Friday, January 18, 2013

Change is hard.

I'm one who is comfortable in my ways. When I reach a routine that works for me, I have a tendency to leave it that way. If it ain't broke, don't fix it - right?

Of course, there are some things I change up to "make them better". Such as my diabetes management - insulin dosing, basal rates, insulin to carb ratio (ICR - how much insulin to do I take for each gram of carbohydrate), insulin sensitivity factor (ISF - how many mg/dL a unit of insulin will lower my blood sugar), and blood testing. I like consistency, though, and try not to do anything too drastic unless there's an absolute need for it.

One of the reasons I never moved that far from my hometown was because all my medical management had always been done there, and it was much easier to keep with the same doctors (or at least the same practices) than it was to switch. As I make new appointments here in Illinois, I'm quickly reminded just how much of a pain in the ass this really is. While all my new doctors have copies of my chart and medical history, none of them really know me. I'm starting all over again in building relationships. When you see as many doctors and specialists as I do, it's really quite exhausting.

At the same time, this move was sort of an opportunity for me to reinvent myself. While I am largely pleased with the person I have become over the last few years, there are still some things I wouldn't mind changing. It's hard to do that when you have always lived in the same place, been with the same people. Any time I went to my local Target store, it was like a high school reunion. While I enjoyed high school, there are (of course) people and incidents I wouldn't mind forgetting - or at least not be reminded of. Haven't you seen any John Hughes movies (Pretty in Pink, Breakfast Club, Weird Science, Sixteen Candles...)? High school is a time to dread and cherish.

Changing my thinking about weight management has probably been the most profound, and welcome, transformation I have been through over the past few years. I never realized just how much I had subscribed to the Health At Every Size line of thinking until I came to a practice that doesn't recognize HAES. Or Intuitive Eating. Or Competent Eating.At my new place of employment, we are subscribed to a very rigid, very structured healthy eating and meal replacement program for significant weight loss. What I seem to struggle with the most is the science behind the program. It's not that the science is biased or unfounded (because it isn't - all research was completed by non-invested third parties), it's that the science shows the weight loss program actually works. Both short term and long term weight loss past the five year mark has proven to be successful - with more than 20% of body weight loss maintained.Trust me, if you know me, you know I've read all the studies associated with this program. They make fun of me at work because I always have some study on my desk with fresh highlighters, just waiting to be geeked out about.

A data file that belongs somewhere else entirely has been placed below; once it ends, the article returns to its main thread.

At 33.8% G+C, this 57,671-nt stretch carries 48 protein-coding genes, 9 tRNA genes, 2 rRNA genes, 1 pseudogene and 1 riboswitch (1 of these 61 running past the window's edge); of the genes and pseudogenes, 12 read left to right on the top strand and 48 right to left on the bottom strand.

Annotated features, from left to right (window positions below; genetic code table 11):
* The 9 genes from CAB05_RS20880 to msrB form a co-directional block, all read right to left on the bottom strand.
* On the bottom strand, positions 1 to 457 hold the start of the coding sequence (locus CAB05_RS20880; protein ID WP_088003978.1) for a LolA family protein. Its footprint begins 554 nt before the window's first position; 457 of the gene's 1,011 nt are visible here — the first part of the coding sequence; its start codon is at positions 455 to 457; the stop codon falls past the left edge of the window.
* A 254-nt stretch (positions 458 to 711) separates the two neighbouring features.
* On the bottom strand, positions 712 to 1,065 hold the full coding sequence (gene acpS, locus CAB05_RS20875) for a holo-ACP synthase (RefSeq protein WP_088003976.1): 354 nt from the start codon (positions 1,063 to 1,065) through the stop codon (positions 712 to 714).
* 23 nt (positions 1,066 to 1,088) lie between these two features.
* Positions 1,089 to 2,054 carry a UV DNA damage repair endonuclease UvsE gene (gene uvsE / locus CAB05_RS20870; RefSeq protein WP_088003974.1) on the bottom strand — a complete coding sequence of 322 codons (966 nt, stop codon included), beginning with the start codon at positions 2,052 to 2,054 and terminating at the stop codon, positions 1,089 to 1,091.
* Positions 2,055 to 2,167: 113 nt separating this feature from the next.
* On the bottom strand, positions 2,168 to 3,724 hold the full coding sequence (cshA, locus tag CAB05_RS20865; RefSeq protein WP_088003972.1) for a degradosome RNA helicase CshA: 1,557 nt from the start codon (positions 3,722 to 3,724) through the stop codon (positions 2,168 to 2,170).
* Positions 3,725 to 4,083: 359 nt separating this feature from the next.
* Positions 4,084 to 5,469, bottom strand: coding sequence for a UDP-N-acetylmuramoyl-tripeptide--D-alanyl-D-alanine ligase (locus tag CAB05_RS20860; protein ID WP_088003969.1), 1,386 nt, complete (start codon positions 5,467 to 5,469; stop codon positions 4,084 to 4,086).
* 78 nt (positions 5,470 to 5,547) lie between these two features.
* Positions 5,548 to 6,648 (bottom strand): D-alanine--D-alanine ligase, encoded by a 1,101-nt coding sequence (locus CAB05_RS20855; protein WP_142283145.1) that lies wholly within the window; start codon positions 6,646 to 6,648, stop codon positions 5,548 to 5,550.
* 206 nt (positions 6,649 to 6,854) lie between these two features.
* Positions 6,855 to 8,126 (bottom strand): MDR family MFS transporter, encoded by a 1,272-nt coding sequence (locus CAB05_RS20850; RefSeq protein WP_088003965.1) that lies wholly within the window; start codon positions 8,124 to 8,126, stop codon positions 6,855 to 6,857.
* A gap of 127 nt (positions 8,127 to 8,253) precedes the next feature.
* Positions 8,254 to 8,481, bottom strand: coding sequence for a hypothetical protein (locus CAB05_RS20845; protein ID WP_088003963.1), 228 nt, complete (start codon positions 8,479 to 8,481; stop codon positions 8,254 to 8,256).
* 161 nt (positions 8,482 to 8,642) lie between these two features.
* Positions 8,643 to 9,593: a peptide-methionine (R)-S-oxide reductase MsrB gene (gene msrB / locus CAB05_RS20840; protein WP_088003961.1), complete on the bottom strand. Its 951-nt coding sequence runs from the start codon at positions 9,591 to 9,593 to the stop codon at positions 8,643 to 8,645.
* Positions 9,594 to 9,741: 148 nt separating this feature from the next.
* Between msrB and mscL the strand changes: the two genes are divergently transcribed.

My brain has a hard time wrapping around this program because I've followed the notion for so long that diets simply don't work. Permanent lifestyle changes and cognitive behavior therapy enforcing healthy decisions is what works. And you don't have to be thin to be healthy. But if there's a "diet" that actually works? How can you not encourage people to follow it? There's an incredible battle going on inside my head. Both sides waging war against the other because neither can live peaceably together. I worked so hard for self love and body acceptance. Now I'm faced with a conundrum of epic proportions - standing my beliefs up against my job.

It's like I have an angel and a devil on each shoulder. The HAES angel encourages me to teach healthy living, without focusing on weight - focus on cherishing and loving the beautiful person you are today with the body you have. The Place of Employment devil wants me to do my job and practice this weight loss program - that science proves works. I can't do both - so how do I choose between my job (one I really, really wanted) and what I truly, honestly believe in?

Change and adjusting to change is hard.

"The world as we have created it is a process of our thinking. It cannot be changed without changing our thinking." ~Albert Einstein


  1. I would definitely struggle with that same issue. I can really relate - both because personally I struggle with sticking to strict dieting habits - I love my favorite foods - and slip into bad habits. I also have met so many patients who just are NOT willing to make drastic changes and I feel that I MUST meet them at the point where they are rather than imposing a set of rules on them.

    So, actually, I am super curious to know more about this diet since you have seen the science and are convinced by it. Which program is it, if you can share. Thanks,

  2. Hmmm. What a conundrum. Change IS hard.

    What I know of you, you'll keep working this over in your head, over and over and over -- maybe a million times, then you'll land on something that makes sense to you and that you're comfortable with.

  3. Change is definitely hard. But sometimes worth it. I hope that however it turns out, you're happy with the end result. Because we all deserve to be happy.

  4. "high school is a time to dread and cherish"...what a great quote!

    change is totes hard. i like scott's response and agree with what he's said.

  5. I love reading your entries! And getting updates on you, hope all is well! We miss you!